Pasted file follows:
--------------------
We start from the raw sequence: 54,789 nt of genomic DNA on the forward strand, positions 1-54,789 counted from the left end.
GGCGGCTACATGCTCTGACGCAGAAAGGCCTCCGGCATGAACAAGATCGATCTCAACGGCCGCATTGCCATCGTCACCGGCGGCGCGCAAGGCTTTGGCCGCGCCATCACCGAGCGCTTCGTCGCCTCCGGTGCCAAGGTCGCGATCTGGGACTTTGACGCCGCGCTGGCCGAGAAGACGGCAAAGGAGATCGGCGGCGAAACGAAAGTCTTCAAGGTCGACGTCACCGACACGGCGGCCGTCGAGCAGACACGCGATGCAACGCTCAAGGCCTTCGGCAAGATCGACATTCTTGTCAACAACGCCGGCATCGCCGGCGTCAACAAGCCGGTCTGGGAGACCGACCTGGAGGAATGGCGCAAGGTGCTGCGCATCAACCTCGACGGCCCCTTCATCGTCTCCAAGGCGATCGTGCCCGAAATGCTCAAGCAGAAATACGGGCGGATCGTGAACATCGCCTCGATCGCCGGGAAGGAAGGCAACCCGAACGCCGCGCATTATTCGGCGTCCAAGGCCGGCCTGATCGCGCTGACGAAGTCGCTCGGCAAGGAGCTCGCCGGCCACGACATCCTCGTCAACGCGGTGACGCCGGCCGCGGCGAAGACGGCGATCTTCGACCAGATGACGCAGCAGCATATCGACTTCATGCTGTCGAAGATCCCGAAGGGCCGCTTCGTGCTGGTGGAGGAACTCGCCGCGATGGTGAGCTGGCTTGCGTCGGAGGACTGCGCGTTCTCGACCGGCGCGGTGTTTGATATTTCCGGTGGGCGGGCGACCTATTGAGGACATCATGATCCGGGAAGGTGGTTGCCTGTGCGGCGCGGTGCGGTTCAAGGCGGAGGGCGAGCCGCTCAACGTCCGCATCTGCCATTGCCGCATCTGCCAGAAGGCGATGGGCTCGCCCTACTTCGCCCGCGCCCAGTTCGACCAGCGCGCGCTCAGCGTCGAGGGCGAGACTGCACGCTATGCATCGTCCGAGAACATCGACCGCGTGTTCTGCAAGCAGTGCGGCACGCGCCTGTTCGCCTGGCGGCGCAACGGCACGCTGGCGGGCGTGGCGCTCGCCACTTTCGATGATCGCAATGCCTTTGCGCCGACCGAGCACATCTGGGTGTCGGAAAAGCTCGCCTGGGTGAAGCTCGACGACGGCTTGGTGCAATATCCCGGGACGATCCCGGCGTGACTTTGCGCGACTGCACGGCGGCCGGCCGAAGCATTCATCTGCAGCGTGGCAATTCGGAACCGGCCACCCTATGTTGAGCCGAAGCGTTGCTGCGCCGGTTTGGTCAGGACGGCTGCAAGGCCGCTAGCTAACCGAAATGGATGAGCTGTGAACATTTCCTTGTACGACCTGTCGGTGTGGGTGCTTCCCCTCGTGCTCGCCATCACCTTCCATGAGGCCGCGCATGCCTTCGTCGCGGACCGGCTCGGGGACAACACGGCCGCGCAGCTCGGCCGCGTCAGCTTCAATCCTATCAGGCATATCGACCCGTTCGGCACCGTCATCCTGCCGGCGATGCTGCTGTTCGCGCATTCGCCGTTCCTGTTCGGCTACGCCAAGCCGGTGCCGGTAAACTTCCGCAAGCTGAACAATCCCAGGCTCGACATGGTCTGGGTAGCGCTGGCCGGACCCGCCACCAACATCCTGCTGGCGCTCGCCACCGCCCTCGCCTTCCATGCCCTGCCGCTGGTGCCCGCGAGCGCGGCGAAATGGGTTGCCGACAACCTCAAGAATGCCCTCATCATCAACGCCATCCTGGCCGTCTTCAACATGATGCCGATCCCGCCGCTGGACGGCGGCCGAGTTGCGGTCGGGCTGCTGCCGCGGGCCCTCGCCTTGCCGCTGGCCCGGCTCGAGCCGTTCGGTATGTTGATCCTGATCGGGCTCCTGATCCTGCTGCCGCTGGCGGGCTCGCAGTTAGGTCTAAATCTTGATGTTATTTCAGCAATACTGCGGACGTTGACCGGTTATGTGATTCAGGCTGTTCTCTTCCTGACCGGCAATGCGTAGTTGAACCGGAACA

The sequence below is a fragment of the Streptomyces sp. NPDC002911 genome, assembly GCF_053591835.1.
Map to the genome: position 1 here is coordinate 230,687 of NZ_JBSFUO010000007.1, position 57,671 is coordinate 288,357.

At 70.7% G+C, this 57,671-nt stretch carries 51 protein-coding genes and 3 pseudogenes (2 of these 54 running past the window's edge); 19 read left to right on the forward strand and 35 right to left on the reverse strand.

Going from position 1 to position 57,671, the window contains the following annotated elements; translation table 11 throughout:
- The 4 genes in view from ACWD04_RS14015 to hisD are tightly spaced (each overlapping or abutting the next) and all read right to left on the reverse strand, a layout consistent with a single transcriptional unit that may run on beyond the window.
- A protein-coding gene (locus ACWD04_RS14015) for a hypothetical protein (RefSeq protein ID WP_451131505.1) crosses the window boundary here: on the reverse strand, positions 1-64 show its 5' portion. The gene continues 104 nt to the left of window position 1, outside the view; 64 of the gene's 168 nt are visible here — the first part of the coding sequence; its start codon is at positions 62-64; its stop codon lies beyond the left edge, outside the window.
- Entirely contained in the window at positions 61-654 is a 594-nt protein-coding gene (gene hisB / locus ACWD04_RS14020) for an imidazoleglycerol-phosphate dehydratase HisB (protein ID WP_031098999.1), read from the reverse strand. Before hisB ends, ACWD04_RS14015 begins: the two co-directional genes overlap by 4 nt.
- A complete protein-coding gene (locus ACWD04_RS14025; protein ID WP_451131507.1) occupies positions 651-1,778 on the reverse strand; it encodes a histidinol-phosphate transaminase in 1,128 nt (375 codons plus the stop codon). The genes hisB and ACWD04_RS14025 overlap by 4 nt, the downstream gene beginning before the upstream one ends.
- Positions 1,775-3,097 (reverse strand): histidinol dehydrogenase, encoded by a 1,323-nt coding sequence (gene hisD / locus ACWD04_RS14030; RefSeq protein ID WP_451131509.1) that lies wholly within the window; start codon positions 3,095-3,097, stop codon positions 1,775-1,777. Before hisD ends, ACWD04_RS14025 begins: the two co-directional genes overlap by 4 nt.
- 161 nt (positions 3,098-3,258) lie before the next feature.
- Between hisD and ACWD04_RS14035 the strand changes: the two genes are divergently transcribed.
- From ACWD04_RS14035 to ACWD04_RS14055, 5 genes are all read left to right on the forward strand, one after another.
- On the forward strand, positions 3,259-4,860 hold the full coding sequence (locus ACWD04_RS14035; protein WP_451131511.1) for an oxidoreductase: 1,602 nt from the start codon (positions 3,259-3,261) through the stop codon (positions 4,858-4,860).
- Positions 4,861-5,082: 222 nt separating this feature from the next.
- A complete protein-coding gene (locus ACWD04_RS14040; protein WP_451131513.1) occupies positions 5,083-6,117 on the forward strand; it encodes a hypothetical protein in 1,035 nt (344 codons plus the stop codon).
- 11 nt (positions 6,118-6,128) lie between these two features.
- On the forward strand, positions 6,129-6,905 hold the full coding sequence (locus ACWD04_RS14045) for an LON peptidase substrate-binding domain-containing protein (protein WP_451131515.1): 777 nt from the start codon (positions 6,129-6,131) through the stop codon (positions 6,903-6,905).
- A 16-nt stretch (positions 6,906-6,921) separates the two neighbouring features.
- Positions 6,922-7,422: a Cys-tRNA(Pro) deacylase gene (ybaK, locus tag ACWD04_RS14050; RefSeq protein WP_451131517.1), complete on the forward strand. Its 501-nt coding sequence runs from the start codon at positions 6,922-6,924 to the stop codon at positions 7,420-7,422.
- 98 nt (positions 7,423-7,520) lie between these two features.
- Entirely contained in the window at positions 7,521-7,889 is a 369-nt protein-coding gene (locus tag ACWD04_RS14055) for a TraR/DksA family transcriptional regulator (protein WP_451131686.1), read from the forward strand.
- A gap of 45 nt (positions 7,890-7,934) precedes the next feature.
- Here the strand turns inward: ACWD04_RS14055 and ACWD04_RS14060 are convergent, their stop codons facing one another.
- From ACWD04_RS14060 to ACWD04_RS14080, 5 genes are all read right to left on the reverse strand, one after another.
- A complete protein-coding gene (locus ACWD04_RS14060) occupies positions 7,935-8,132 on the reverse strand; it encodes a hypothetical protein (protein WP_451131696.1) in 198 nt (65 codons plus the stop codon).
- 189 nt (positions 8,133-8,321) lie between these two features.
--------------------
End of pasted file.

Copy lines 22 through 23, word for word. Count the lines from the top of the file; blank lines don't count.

- 98 nt (positions 7,423-7,520) lie between these two features.
- Entirely contained in the window at positions 7,521-7,889 is a 369-nt protein-coding gene (locus tag ACWD04_RS14055) for a TraR/DksA family transcriptional regulator (protein WP_451131686.1), read from the forward strand.